Race and politics in The Bahamas
The resignation of Brent Symonette from Cabinet presents the opportunity for Bahamians to confront the elephant in our political room – the dearth of white leadership in our government.
Symonette has said: “…I think this country…has to have a discussion about race, about wealth and about politics. Unfortunately for me, if you want to throw in the Bay Street Boys, and whatever else, rolled up in me is the epitome of everything people hate, despise, whatever…”
The race card and the Bay Street Boys card are old news. We should have moved on 50 plus years since the achievement of a majority government in The Bahamas.
Colin Hughes, in his book, “Race and Politics in The Bahamas”, states that Bahamian political leaders in the years leading to a majority government and political independence became skilled in “politics as symbolic action.”
As a result, myths were created and popularized and they came to shape Bahamian political conflict.
Primary among the myths is that “the enemy is the other race”. And, by extension, wealthy members of the “enemy other race” are responsible perpetually for the economic condition of others. A second myth is that the savior is the “black hero-leader”.
The primary creator of the myths and of the first Bahamian “black hero-leader”, the Progressive Liberal Party (PLP), understands this well.
The electoral victory of the Free National Movement (FNM) in 1992 under the leadership of a black man was not enough to alter the Bahamian-ingrained beliefs in its political myths.
While the FNM election victory, under the leadership of a black Hubert Ingraham, made the party acceptable to more grass root elements, traditionally steadfast supporters of the PLP, many more maintained that the FNM, regardless of its leadership, continued to represent the interests of the “enemy other race” as represented by the defunct United Bahamian Party (UBP) which merged with the FNM in 1971. And this remains the mantra of some in the PLP today as suggested in various declarations by the party’s present leader and chairman.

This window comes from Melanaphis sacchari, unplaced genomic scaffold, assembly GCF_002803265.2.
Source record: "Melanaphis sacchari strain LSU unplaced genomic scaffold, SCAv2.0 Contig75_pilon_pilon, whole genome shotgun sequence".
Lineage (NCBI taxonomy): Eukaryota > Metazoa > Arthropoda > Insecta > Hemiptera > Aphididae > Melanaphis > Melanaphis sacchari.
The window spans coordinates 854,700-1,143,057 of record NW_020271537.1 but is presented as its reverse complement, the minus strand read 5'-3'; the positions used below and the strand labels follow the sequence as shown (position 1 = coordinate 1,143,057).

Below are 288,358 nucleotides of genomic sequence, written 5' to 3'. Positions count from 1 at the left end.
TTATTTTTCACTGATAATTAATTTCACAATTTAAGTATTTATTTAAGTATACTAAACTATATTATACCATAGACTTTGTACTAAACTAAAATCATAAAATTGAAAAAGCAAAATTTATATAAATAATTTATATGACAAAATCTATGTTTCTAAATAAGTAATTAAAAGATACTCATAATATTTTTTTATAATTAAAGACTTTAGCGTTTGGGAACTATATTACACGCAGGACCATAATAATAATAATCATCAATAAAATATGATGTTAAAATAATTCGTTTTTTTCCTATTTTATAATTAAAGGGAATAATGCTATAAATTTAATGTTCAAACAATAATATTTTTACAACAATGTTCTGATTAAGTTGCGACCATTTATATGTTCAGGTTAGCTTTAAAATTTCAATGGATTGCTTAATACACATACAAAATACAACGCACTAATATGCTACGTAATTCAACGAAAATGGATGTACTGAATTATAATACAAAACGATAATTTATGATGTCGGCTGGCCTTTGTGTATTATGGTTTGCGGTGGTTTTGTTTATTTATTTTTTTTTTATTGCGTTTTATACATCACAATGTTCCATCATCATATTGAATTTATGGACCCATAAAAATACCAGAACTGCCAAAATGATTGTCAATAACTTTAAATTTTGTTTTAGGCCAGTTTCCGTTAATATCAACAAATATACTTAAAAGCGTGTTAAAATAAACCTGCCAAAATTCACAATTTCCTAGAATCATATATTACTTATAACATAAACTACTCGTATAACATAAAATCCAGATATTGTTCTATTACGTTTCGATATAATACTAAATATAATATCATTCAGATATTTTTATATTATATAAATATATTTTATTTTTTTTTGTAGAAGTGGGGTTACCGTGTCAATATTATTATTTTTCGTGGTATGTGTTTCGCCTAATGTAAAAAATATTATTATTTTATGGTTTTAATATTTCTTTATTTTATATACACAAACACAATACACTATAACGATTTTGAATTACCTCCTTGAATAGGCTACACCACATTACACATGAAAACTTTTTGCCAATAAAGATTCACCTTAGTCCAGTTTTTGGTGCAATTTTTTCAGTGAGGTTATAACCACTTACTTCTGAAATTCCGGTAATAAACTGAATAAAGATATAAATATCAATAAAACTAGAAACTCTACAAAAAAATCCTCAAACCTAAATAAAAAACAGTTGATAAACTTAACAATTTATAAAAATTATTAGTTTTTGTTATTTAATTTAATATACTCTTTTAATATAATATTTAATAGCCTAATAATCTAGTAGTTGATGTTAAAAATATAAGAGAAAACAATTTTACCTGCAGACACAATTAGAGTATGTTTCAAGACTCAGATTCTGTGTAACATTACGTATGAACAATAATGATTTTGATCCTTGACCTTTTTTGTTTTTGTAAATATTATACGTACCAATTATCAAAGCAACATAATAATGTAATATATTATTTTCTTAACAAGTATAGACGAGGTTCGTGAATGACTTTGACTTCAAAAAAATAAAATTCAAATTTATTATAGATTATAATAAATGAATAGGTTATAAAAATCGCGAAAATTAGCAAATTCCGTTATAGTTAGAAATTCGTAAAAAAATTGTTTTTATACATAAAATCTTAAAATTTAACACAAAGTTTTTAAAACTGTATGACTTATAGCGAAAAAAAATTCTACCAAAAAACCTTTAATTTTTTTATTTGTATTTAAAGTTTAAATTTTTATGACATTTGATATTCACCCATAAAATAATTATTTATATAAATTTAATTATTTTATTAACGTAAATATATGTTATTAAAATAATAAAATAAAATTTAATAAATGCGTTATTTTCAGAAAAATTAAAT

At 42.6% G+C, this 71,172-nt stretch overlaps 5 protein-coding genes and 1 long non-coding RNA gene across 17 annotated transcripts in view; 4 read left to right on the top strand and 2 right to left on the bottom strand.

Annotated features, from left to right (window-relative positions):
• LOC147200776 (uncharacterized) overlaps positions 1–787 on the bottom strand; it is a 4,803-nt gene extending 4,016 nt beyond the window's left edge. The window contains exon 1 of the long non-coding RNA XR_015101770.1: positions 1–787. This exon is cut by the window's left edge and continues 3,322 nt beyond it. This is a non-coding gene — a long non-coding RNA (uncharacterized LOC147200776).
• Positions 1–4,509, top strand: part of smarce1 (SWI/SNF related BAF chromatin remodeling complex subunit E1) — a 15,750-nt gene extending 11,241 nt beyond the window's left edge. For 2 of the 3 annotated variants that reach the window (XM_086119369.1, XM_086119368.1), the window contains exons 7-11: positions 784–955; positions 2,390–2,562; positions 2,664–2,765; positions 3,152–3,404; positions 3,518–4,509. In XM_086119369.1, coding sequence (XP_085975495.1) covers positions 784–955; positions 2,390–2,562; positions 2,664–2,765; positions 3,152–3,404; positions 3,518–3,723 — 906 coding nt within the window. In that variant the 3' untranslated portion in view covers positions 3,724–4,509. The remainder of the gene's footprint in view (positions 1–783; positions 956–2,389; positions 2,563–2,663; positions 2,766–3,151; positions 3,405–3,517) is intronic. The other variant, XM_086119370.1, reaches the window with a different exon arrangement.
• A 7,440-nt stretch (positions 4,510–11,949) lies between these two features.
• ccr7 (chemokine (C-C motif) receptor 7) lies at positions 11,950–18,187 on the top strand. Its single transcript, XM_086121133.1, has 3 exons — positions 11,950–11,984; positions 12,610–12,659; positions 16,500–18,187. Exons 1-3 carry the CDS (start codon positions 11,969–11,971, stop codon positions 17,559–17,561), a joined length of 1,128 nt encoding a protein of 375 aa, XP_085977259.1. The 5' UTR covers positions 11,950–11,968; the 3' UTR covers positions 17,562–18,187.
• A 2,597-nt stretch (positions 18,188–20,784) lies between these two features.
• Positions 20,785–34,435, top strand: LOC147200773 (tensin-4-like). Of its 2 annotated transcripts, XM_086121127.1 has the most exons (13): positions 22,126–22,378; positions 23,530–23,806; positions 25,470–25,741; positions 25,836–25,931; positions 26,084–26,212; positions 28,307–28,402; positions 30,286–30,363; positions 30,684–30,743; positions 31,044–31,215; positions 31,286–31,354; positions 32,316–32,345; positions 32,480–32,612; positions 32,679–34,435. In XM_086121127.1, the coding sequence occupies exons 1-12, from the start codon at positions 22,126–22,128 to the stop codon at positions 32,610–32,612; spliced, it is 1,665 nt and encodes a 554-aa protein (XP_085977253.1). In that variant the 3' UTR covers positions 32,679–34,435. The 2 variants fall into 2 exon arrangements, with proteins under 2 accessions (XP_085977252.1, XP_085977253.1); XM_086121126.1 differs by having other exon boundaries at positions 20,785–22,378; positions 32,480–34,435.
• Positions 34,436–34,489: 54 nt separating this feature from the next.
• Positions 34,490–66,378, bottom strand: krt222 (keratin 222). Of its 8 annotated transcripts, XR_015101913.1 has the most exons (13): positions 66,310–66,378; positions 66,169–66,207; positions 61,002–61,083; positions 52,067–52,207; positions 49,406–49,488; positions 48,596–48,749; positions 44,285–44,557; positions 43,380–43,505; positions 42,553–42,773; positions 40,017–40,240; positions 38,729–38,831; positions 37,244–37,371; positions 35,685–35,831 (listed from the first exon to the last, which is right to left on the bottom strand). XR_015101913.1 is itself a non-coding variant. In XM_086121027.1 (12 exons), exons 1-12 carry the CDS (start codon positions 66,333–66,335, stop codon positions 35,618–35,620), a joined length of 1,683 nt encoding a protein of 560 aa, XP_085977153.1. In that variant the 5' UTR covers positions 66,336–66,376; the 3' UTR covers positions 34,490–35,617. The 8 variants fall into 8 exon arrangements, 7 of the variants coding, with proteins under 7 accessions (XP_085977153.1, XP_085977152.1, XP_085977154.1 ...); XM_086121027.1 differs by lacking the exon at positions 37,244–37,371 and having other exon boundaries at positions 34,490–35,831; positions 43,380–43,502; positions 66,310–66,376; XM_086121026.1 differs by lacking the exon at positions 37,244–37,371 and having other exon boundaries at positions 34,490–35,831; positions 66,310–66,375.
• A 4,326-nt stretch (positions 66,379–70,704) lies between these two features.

FNM electoral victories in Ann’s Town, Ft. Fincastle, Pinedale, Bain Town, Ft. Charlotte and St. Agnes and in other traditionally PLP strongholds in New Providence and in the Family Islands, in 1992 and again in 1997, 2007 and 2017, show that the FNM became acceptable and trustworthy in the eyes of many traditional supporters of the PLP.
Indeed, since 1992, ordinary Bahamians have, by their action in election poll booths, demonstrated that they find it inconceivable that Perry Christie or Lynden Pindling, products of middle-class Nassau families, could have been more connected to poor Bahamians than was Hubert Ingraham who came from the humblest of families in Abaco.
Similarly today, Bahamian voters in their majority, find it inconceivable to believe that Philip Davis, a very wealthy attorney, is more connected to the poor than is Hubert Minnis, a very wealthy medical doctor.
Both Davis and Minnis came from poverty and enjoyed great success before entering frontline politics.
Unfortunately, many Bahamians drank the mythical political kool-aid. They believe that while whites may offer for election to Parliament and even serve in Cabinet, they should never become leaders.
While Symonette maintains that neither race nor wealth played a part in his resignation, many continue to believe his aspiration toward political leadership was partially thwarted by exactly those issues.
The optics of no white Bahamian in the Cabinet is bad; as bad as the paucity of representation of women in that body. It is especially disappointing that under an FNM government, the party which bridged the racial divide merging with the United Bahamian Party (UBP) under the theme “All Together” and the party responsible for so many important firsts for Bahamian women, has a Cabinet with only a single female and with no white person.
This cannot be right. It is truly time, indeed overdue, for real leadership on the issue to be practiced by the leaders of our political parties.